An exhibition of photographs by Texas native John Christian is on view at the Nettie Lee Benson Latin American Collection at The University of Texas at Austin.
"A Journey to Uxáta/Un Viaje a Uxáta: A Photographic Documentation of Northern Mexico" features work from decades of travel by Christian to the Zacatecas region of Mexico.
The exhibition of black-and-white images represents a portion of a much larger body of work still in progress and is a continuation of photography and research initiated years ago in the Huastecan geographic area of eastern Mexico, as well as in central Mexico and other areas. The photographs encompass a large region across the states of Nuevo León and Coahuila of northeastern Mexico, through the Chihuahuan Desert--one of the most sacred places of the Huichol cosmological world--and farther to the west, to Uxáta, on the Continental Divide near the Tropic of Cancer.
A native of Sherman, Texas, and son of a mining engineer, Christian spent his early years in Mexico City and in several mining districts in and around central Mexico.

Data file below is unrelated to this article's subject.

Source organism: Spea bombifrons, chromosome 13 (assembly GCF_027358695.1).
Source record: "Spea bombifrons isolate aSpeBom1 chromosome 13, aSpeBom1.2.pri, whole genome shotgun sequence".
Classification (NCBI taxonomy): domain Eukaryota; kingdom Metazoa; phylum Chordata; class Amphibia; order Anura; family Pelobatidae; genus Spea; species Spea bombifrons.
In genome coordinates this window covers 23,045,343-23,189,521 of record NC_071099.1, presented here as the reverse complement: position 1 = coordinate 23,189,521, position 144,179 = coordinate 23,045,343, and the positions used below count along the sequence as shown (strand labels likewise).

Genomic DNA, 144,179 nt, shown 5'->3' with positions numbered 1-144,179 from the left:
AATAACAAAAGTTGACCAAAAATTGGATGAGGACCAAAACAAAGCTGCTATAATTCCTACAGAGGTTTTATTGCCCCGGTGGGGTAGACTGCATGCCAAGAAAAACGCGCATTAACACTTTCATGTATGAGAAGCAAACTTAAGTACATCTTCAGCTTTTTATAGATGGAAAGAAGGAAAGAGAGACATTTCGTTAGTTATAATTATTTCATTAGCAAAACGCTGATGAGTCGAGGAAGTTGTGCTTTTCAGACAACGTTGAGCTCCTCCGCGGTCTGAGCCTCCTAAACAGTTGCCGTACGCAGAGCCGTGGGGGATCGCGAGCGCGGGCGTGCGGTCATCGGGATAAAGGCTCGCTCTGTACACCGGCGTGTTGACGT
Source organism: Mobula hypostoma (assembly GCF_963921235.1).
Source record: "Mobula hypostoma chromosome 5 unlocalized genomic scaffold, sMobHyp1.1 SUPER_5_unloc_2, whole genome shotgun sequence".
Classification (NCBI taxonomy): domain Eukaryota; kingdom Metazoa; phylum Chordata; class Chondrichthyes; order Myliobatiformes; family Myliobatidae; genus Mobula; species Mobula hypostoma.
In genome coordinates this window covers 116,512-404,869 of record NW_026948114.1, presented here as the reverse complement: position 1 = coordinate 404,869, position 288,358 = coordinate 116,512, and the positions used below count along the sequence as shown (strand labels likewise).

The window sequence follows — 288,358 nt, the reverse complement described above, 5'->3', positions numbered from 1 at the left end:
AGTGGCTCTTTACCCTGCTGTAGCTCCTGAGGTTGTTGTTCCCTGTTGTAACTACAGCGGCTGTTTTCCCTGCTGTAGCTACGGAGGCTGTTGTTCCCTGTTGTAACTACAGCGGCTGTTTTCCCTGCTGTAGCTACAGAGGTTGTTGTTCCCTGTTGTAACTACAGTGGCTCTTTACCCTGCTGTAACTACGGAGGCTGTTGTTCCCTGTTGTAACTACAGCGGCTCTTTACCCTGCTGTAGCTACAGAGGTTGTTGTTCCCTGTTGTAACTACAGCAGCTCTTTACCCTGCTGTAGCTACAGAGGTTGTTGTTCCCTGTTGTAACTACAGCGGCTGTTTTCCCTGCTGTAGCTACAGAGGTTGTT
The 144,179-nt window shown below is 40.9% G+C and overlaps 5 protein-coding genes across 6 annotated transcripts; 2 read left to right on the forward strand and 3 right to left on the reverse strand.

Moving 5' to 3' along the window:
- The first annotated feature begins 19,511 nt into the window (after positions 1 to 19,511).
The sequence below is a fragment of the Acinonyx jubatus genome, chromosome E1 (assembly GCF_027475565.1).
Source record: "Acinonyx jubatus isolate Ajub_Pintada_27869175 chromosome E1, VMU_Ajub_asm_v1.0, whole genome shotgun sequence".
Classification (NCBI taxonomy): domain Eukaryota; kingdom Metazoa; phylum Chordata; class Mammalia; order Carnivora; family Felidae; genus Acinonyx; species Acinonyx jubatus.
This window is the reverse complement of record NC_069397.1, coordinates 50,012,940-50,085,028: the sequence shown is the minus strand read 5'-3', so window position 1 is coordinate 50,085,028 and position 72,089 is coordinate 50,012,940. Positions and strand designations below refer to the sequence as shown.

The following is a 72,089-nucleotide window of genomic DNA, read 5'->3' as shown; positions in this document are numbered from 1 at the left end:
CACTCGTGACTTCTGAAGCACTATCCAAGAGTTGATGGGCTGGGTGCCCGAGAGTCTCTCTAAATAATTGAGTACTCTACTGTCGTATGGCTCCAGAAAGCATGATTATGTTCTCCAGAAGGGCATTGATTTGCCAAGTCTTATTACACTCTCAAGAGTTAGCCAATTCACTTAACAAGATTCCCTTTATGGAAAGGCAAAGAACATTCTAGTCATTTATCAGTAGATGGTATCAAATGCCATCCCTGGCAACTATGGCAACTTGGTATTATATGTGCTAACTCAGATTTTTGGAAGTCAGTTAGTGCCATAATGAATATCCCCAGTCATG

A fortuitous gift from his parents in the form of a Kodak Duaflex box camera developed Christian's interest in photography. Influenced by German photographer Hugo Brehme, Christian later came to admire the work of Edward Weston, Tina Modotti and Manuel Alvarez.
Primarily self-taught, Christian immersed himself in photography by attending lectures and exhibits, and by visiting darkrooms of photographer friends, including Russell Lee, Jim Bones and Bill Wittliff.
His works have appeared in Texas Monthly, Popular Photography, The San Francisco Review of Art, Cuartoscuro and Mexico Desconocido. In 1976, he was a recipient of a University of Texas at Austin Dobie Paisano Fellowship for his documentary work on the Vixár-rika, the Huichol Indians.
An opening reception for the exhibition will be held on Thursday, Oct. 23, from 4:30-6:30 p.m. at the Nettie Lee Benson Latin American Collection in Sid Richardson Hall.
"Un Viaje a Uxáta" will be on view at the Benson Collection through January 2009.